10. “Happy Christmas” (aka “War Is Over”) – John & Yoko.
“War is over, if you want it…” We want it. I wonder if there has ever been a Christmas without a fucking war going on somewhere? Some of the images in this video are hard to watch, but that’s what make them so appropriate.
9. “Dah Who Doraze” (aka “Fah Who Foraze”)
From “How the Grinch Stole Christmas” – Do you think The Who’s would concern themselves over the phony Fox News ‘War on Christmas’? …No. They would say, “Christmas day is in our grasp , so long as we have hands to clasp.” Who knew.
8. “If We Make It Through December” – Merle Haggard
“I don’t mean to hate December | It’s meant to be the happy time of year
And my little girl don’t understand | Why daddy can’t afford no Christmas here…” God Bless him,Haggard was one of the greatest. With the exception of this beautiful song and Brenda Lee’s gleefully goofy “I’m Gonna Lasso Santa Claus,” I pretty much cannot stomach country Christmas songs. Sorry.
I7. “Fairytale of New York” -The Pogues
The line “I’ve got a feelin’ this year’s for me and you” nearly makes me cry every time I hear it. Rest in Peace, Kirsty MacColl. Sláinte to Shane Mac, Christy Moore and to the boys of the NYPD.
16. “O Holy Night” – Rickie Lee Jones with the Chieftains
This version is from the Chieftains’ splendid “The Bells of Dublin.” Rickie’s lead vocal, almost whispered at times, coupled with the dissonant uilleann pipes, provide a beautiful contrast to the grandiose “fall on your knees!” lyric. (Though I can dig it grandiose, as well)
5. “Do They Know It’s Christmas?” 1984 performed by Band Aid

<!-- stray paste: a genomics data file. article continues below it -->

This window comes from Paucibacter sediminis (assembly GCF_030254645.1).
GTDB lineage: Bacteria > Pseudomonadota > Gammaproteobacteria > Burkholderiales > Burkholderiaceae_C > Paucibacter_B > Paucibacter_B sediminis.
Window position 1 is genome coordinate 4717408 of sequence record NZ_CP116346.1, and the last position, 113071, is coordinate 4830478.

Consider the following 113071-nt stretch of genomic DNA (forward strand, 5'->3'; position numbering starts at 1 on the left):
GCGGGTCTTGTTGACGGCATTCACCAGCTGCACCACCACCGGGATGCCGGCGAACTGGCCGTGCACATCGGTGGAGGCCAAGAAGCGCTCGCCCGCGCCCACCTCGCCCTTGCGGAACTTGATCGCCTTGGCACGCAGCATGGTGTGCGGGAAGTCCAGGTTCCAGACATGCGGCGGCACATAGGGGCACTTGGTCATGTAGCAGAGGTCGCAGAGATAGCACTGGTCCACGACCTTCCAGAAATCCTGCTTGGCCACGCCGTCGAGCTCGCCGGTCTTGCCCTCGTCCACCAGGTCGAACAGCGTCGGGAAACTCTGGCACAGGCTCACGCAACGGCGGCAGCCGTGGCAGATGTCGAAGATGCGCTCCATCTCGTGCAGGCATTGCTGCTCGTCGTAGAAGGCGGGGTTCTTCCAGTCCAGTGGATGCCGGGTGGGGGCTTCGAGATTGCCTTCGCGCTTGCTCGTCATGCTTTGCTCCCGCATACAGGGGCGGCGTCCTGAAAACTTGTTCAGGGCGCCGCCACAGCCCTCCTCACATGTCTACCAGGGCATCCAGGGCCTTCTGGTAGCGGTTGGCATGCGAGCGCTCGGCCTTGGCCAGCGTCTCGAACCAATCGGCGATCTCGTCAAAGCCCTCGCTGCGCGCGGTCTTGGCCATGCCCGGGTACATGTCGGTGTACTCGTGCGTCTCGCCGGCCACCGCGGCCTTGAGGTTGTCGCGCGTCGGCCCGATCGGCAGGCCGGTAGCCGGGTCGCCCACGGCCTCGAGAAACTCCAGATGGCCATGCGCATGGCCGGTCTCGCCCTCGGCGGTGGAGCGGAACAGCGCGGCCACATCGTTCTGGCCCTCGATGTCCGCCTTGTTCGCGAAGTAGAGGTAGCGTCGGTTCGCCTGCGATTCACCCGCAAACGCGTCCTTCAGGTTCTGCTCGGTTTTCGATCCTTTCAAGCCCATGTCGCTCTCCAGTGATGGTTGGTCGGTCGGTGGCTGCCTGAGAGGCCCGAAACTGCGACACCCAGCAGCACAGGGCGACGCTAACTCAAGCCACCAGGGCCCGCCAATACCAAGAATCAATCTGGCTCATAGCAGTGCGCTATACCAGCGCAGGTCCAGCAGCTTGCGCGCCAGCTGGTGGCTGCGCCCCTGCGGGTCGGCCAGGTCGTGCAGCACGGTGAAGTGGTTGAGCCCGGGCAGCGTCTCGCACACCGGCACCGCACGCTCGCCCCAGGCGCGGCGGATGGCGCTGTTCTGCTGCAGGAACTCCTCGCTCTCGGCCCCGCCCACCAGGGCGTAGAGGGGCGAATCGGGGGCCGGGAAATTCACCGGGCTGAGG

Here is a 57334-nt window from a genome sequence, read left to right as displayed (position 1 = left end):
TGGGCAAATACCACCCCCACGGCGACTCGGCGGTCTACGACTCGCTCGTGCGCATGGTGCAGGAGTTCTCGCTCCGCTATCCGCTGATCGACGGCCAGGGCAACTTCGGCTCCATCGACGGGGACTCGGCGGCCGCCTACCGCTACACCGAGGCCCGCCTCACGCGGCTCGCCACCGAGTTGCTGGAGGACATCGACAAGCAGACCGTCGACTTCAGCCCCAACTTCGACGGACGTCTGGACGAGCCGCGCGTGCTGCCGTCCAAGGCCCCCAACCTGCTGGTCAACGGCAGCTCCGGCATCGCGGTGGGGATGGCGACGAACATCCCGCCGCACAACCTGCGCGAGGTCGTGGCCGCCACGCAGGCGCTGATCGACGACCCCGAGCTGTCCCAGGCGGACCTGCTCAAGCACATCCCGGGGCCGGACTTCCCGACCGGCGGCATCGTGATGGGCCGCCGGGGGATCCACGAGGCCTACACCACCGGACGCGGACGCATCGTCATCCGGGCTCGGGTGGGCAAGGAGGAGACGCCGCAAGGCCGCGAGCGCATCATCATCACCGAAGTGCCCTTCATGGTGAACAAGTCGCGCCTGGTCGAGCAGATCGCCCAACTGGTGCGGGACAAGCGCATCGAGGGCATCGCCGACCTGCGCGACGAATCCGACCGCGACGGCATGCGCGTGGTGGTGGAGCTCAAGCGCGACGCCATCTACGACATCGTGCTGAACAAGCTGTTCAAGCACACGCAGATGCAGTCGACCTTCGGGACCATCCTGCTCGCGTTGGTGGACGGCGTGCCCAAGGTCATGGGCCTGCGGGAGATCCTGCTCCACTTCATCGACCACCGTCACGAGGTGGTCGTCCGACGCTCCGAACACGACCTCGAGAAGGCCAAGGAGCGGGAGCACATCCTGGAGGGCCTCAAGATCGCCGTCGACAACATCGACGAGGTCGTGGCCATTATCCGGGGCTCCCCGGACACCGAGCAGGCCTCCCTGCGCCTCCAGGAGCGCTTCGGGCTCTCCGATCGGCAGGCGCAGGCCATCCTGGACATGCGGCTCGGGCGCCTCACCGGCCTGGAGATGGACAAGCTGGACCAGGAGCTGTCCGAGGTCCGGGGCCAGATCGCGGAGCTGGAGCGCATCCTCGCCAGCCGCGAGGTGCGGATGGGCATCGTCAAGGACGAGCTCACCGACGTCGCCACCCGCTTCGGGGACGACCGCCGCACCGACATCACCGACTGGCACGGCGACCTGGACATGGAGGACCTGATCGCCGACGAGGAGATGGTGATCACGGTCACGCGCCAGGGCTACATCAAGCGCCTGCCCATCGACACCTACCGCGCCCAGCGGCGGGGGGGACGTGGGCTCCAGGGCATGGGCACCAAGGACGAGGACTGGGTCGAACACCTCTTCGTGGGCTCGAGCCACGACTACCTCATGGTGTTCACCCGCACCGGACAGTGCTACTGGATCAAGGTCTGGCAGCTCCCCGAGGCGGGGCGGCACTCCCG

Far groovier than “We Are the World” and a great 80s-era rock artifact, I only wish Joe Strummer had contributed vocals on a verse (wonder if Geldolf asked him?) The song has raised more than $24 million to feed the world.
4. “Christmas Time is Here” (from “A Charlie Brown Christmas”) Vince Guaraldi Trio
The entire Charlie Brown soundtrack is the perfect antidote to shitty Christmas music (which is to say, most Christmas music.) I love the dancing at the Christmas party in the cartoon, with Schroeder rocking-out to Vince Guaraldi’s piano
3. “The Christmas Song” (written by Mel Torme) best performed by Nat King Cole
“Chestnuts roasting on an open fire…” Mel, you had me at hello.
2. “White Christmas” (written Irving Berlin)
Best versions are of course by Bing Crosby and Rosemary Clooney, and although I generally dislike R&B treatments of Christmas songs, I’ve grown to love the version by the Drifters (featured in “Home Alone”) perhaps best of all!
1. “Have Yourself a Merry Little Christmas” 1944 (written by Hugh Martin)
There’s wonderful versions of this Rosemary Clooney, Frank Sinatra, Chrissie Hynde and Cat Power, but Judy Garland’s screen performance from 1944’s Meet Me In St Louis stands alone.
Why is Have Yourself a Merry Little Christmas my favorite Christmas song? I think it is the sadness in the song. First, I’m mostly Irish and the poet Yeats said, “Being Irish, he had an abiding sense of tragedy, which sustained him through temporary periods of joy.” On top of that, I find this song deeply spiritual. “Next year all our troubles will be miles away” is more of a request than an affirmation (like Shane MacGowan singing “I’ve got a feelin’ this year’s for you an’ me,” or Haggard telling himself “If we make it through December, everything’s gonna be alright”). Is there a sadder, more beautiful Christmas prayer than asking that “next year all our troubles will be far away?”
– Listen to an excellent radio interview about the beauty of “Have Yourself a Merry Little Christmas” on National Public Radio
You can hear all these songs on my Spotify Christmas Playlist